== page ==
DIY speaker plans – 2 way bookshelf kit
How to build a speaker cabinet
In this article we will cover how to make a 2 way bookshelf speaker, with full DIY speaker plans, all the components and tools you need. Furthermore, we will touch some of the designing concepts behind our build as well. It’s nice to follow a list and build something, but it’s a whole another thing when you understand some of the principles behind the process. For our project, we will be using the following drivers (affiliate paid links) :
- Peerless XT25TG30-04 – tweeter (Amazon) (Sound Imports) (Parts Express)
- SEAS CA 18 RNX – mid-bass (Amazon) (Sound Imports) (MadiSound)
The drivers are not expensive, nor cheap. However, if you sum up all components, it does add up to a respectable price tag. So make sure you do your best when building this loudspeaker.
Designing the enclosure
To improve the lower end response, the enclosure will be a bass-reflex design. I measured the T/S parameters of my particular driver and after a quick look at the alignments table, I concluded the following specs for the enclosure :
- 10.15 liter enclosure tuned at 48 Hz, for a maximally flat Butterworth response.
Now, this is all fine and dandy on paper. However, you are going to have a bad time if you want to fit a decent size port inside of the cabinet. In conclusion, we need to increase the volume and alter the tuning frequency, so we get a decent curve. Second iteration :
- 15 liter enclosure tuned at 50 Hz.
15 liters should be enough size for everything that we need to fit in the box. Furthermore, making the box bigger will demand a shorter port, so even easier to fit. Regarding the frequency response, you can see from the graph above, that the linearity has suffered almost negligibly, and we gained a slight low end boost. We are going to use a 2″ port flared at both ends. To reach our tuning frequency the port needs to be 120 mm long.
Out of laziness, I didn’t cut any of the port’s tubing to length. The port is made out of 2 flares, 2 connection rings, and a long pipe. Simply remove the pipe and one connection ring and fuse the 2 flares together using the other connection ring. The port is now 125 mm (including the flares, which is actually less than 120 if you discount part of the flares) and the tuning frequency shifted to 53 Hz. I’m quite fine with that also, it will bring a bit more punch to the overall sound. The box dimensions remain as calculated before.
Before we start writing our DIY speaker plans, we need to take into consideration that 15 is the net volume. Consequently, we need to add all the components which go inside the box and take out space (volume).
- Net volume : 15 liters.
- Port : 0.25 liters.
- Speaker : 0.35 liters
- Crossover : 0.2 liters
- Bracing : 0.4 liters
- Total volume : 16.2 Liters
DIY speaker plans – cabinet design
For our cabinet we will use 18 mm MDF (1 mm less than standard 3/4″, but that is what I had lying around). To have a baffle with good proportions and enough room to fit the port in the back panel, here are the panels which are needed :
- 340 x 227 mm (2 pieces).
- 280 x 227 mm (2 pieces).
- 280 x 304 mm (2 pieces).
- 191 x 280 mm (1 piece) – Bracing.
Multiply all these by 2, because we need 2 speaker boxes.
Just above, you can see an expanded view of enclosure panels, so you can get a better idea how it all fits together.
You might think that placing the speakers is a straightforward thing to do. However, we can reduce diffraction problems if we offset the tweeter. Normally you would place the speakers in the middle of the baffle, because it looks symmetrical. Let’s see the effects of diffraction from our tweeter, on our baffle :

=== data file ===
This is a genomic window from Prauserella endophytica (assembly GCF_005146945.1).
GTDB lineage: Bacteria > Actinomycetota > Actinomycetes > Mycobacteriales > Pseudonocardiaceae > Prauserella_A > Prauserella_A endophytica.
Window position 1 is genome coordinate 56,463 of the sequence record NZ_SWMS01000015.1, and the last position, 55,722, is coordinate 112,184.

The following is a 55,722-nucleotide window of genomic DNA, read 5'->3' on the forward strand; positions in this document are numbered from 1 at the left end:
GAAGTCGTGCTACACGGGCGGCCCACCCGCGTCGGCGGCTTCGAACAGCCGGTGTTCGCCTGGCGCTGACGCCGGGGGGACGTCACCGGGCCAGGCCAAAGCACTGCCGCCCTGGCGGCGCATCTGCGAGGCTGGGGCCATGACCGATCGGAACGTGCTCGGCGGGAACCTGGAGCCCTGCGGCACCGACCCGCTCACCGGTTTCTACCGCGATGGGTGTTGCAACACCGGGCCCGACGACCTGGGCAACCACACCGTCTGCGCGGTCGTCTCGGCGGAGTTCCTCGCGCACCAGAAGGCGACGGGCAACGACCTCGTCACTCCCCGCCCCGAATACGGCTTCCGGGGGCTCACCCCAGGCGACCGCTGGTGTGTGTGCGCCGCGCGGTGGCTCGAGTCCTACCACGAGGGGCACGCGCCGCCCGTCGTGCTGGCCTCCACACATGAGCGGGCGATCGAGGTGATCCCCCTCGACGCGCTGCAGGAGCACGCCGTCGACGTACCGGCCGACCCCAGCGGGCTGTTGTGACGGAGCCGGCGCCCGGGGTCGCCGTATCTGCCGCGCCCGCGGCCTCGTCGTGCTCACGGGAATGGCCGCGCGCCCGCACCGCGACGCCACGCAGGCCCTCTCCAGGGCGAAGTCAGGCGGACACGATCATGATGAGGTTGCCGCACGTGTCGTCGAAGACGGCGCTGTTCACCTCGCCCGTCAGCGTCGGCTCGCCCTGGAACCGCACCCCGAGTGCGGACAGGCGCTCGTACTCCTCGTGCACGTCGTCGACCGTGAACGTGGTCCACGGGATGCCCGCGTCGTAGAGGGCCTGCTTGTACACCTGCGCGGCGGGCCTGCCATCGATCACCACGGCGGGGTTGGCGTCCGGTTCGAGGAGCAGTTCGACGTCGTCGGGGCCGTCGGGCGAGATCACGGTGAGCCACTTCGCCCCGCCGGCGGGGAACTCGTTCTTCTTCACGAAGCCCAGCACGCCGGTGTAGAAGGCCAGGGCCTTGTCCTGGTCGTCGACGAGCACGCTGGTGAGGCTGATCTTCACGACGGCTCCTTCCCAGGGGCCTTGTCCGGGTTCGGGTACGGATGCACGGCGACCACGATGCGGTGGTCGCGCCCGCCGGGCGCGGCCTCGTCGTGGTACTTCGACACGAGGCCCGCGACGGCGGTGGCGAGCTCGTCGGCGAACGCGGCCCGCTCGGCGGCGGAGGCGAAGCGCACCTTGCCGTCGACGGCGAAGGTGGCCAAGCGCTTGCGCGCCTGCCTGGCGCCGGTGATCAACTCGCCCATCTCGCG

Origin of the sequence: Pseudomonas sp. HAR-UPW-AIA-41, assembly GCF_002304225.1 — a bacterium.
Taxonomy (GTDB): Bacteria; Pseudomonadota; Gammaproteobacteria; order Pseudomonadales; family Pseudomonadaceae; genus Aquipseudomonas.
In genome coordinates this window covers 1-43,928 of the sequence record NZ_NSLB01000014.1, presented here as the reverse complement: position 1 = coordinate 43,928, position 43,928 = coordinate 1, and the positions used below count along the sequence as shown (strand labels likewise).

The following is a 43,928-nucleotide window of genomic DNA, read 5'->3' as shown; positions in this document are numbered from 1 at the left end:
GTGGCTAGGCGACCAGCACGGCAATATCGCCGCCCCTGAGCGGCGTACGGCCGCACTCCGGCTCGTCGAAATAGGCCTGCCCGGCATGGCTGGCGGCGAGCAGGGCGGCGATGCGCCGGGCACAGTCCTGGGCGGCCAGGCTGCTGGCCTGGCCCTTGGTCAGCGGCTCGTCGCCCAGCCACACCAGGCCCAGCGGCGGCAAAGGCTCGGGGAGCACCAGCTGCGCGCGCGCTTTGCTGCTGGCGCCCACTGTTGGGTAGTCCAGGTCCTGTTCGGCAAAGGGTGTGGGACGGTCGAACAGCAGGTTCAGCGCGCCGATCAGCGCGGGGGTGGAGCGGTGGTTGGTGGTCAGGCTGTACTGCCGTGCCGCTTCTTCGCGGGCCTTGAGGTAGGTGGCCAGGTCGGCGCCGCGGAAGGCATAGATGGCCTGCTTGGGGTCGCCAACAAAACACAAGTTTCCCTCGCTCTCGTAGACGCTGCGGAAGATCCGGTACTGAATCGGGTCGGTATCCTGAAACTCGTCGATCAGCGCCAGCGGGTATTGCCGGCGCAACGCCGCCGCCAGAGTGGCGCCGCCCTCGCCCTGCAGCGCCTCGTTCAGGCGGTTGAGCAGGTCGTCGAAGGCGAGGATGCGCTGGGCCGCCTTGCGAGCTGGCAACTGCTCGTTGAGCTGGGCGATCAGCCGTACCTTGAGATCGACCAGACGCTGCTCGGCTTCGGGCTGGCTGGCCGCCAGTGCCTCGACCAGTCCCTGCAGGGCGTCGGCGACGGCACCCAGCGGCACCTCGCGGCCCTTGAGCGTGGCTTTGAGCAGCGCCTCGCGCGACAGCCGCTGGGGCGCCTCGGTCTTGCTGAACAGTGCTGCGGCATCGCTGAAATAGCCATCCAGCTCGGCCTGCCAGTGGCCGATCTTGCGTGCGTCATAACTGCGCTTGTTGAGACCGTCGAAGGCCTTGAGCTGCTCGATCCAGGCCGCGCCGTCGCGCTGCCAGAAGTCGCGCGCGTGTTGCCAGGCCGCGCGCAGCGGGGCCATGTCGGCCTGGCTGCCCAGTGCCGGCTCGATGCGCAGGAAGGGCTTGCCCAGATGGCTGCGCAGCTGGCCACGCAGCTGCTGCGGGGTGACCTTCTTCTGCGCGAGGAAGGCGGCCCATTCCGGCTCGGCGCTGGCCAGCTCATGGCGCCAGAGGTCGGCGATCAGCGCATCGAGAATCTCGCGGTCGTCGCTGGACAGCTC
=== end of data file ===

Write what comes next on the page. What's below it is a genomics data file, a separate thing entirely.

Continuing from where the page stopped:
There is valuable information in the graph above. Focus on the 2 kHz – 4 kHz area. This is the frequency band where the mid-bass and the tweeter will combine their responses. If both are in the middle of the baffle, they will have similar diffraction, and the diffraction effect will basically double up. In conclusion, the overall frequency response will have a big dip at 2-3 kHz and big peak at 3.5 – 4 kHz.
However, if we offset the tweeter to the left or right we get a different diffraction curve. Consider the red line as the mid-bass diffraction, because it will remain in the center of the baffle. When you add it with the green line (the offset tweeter diffraction) you will get a nice flat line. When one is peaking, the other is dipping, and vice-versa. If you don’t offset the tweeter you will need to fix this response anomaly in the crossover. However, you always aim for a simpler crossover design, for better sound quality and lower price. You don’t want to check your DIY speaker plans and see that the crossover is more expensive than the speakers.
Speaker and port placement
We already figured out the the mid-bass will be placed in the center, on the bottom side of the front baffle. The tweeter will be on the top, but offset to the right, and left respectively. This is to create a certain amount of symmetry between left and right channels.
How to design loudspeakers - video courses
The port will be placed on the back panel, in the upper section. The port is 2″ Precision port (Amazon) (Sound Imports) (Parts Express) (affiliate paid links) It needs to have as much clearance as possible to the nearest wall. Placing it lower will probably hit the mid-bass magnet anyway. On the lower side of the back panel we will be placing the terminals (Amazon) (Sound Imports) (Parts Express) (affiliate paid links). The positioning is up to you. Simply drill 2 holes for them.
Here are the DIY speaker plans for the front and the back of the enclosure. There are 2 rings of different diameters which describe the speaker cutout. The smaller one is the actual hole and the large one is just a small step so that the flange of the speaker aligns flush with the baffle.
Construction of the box
First of all, you need to cut all the panels for the enclosure, including the panel for the bracing. Multiply by two, because we need 2 enclosures. Cut all the holes as described earlier.
Here are the front on back panels, side to side.
To make the bracing, just cut a piece of board to the specified dimensions and drill 4 holes to cut using the jigsaw.
You don’t have to be perfect with the cuts, as this bracing will be inside the box and no one will see it.
After that, we need to assemble the panels into a box. For this we will use wood glue and nothing else. Clamp everything up tightly until the glue dries off. What I did here to make the process easier, is to stack little pieces of MDF so that the bracing rests on them. Make sure you stack enough of them so that the bracing is in the correct position, not obstructing any of the front or back holes.